1) #GamerGate is going to be replaced with a new cover story. The hashtag "#GamerGate", coined by not at all crazy person Adam Baldwin, was the attempt to legitimize the harassment of women in the gaming industry by pretending it wasn't about "hating women for having and using ladyparts without permission", it was about "journalistic ethics". This basically meant that they weren't angry with women for sleeping with men, they were angry with women for sleeping with men who were journalists. Nobody has been fooled except for the #GamerGaters, who continue to argue that they're a totally legitimate grassroots movement and not sexist at all despite the fact that there are chatlogs of people saying, "If we could just convince people that we're a legitimate grassroots movement, it'll deprive these women of their support base and we can drive them to suicide!" (Believe me, I wish I was using hyperbole instead of merely paraphrasing.) #GamerGate, as a "brand", is irrevocably tainted with misogyny and hate.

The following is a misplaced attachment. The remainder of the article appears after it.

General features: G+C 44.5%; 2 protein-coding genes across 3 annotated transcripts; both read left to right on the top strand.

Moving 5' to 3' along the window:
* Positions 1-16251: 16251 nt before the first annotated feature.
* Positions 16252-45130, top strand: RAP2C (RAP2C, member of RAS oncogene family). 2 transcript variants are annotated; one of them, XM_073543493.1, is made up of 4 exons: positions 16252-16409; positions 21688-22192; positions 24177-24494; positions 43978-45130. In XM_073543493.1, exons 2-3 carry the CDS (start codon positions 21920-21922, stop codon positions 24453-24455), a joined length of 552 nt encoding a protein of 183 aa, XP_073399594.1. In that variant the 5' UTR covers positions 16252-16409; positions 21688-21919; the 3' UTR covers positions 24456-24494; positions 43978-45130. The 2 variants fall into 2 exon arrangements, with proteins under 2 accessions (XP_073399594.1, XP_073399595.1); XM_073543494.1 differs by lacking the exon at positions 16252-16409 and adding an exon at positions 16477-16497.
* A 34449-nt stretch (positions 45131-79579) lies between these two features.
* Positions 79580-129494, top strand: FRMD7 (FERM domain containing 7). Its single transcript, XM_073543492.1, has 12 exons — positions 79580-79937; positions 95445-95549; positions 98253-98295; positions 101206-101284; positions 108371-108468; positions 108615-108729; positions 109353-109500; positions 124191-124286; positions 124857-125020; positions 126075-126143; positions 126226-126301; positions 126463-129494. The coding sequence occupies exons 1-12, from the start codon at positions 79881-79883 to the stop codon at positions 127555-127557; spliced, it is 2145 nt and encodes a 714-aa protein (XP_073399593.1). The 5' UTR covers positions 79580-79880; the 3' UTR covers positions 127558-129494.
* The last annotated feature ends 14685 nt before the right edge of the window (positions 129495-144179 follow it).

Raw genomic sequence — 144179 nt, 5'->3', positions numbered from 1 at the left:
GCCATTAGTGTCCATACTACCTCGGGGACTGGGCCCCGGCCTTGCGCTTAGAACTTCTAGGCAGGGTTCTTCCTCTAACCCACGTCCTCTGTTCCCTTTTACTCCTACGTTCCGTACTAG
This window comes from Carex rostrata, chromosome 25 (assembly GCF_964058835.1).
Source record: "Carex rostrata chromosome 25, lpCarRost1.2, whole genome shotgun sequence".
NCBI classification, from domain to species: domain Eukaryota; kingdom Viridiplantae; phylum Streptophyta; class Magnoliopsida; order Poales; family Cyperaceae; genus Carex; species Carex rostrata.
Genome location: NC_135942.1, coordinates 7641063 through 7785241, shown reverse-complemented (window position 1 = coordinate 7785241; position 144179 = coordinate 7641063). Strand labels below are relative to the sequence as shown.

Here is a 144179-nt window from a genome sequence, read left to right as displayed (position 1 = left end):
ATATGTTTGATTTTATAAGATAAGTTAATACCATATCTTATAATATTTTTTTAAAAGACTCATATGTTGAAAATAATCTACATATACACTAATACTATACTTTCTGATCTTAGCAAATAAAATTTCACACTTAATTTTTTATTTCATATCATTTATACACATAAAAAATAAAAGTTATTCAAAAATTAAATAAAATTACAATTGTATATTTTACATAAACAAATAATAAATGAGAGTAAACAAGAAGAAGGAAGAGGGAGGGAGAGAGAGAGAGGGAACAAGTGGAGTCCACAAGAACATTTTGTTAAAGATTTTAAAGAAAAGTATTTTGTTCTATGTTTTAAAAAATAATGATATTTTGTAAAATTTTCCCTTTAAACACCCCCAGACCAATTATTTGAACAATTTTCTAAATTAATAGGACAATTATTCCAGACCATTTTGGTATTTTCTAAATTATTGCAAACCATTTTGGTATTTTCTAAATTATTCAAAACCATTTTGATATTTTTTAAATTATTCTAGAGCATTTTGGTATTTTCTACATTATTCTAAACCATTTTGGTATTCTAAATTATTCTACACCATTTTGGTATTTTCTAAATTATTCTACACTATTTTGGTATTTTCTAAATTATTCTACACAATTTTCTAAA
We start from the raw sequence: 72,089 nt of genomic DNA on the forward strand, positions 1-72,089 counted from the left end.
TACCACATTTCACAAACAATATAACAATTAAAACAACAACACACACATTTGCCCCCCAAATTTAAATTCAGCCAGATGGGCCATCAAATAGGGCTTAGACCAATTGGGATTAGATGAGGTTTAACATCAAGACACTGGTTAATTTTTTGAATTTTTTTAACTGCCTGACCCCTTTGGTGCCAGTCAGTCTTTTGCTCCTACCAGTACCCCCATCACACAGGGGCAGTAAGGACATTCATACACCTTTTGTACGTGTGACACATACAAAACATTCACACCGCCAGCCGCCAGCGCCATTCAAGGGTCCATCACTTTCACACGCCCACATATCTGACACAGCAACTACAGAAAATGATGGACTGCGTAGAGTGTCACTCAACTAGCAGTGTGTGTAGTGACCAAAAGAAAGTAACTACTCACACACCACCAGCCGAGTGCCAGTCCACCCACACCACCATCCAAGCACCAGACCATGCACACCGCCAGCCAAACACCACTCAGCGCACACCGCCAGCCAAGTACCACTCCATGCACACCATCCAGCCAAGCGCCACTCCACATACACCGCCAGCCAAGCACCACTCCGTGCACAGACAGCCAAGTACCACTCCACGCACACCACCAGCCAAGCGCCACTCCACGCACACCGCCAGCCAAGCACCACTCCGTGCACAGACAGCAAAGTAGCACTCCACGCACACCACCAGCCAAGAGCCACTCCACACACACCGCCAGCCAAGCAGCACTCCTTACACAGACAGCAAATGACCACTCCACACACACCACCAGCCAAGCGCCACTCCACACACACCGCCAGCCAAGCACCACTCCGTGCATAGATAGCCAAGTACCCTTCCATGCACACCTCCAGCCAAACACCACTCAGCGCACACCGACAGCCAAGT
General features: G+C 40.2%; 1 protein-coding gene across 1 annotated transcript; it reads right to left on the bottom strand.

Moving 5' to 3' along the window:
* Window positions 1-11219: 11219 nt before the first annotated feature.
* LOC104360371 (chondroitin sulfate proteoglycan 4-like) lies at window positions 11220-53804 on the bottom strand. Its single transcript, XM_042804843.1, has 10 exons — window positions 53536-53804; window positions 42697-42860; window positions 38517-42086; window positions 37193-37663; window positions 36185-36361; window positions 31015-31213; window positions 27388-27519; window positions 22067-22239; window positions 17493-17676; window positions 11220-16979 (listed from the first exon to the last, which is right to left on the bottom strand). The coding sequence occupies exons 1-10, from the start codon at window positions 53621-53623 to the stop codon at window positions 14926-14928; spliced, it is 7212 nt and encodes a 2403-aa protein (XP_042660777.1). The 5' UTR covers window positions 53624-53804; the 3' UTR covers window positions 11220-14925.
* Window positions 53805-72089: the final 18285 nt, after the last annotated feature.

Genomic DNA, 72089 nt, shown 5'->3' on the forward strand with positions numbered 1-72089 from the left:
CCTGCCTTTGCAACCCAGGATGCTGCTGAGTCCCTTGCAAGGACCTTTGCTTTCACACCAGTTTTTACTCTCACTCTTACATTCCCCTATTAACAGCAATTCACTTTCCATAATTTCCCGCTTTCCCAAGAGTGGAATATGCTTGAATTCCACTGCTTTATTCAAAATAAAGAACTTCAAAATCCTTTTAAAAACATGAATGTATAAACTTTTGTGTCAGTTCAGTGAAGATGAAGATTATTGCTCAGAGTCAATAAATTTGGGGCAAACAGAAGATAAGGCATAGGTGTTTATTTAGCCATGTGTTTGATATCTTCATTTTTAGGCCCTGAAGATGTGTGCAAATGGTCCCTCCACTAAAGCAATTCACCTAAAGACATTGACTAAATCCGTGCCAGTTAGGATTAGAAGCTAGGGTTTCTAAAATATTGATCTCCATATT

So they're going to need a new cover story. I suspect that within the next few months or so, we'll see an entirely new grassroots movement spring up, this one with a different set of faces in front of it and a different name. They'll try to keep this one more legitimate, maybe put some token condemnations of the harassment and a few token protests out there of actual bad industry practices (such as big developers paying for YouTube videos while putting clauses in the contracts stating that they can't disparage the game or show any bugs in the game), and generally clean up their act a little bit...but ultimately, it'll just be plausible deniability for gamers who want to pretend that misogyny isn't a problem for them. Expect to see a lot of posts like, "Oh, no, that's not us! We're Gamers for a Responsible Industry! You can't blame the actions of a few #GamerGaters on us!" While, of course, using a fake account to post more rape threats.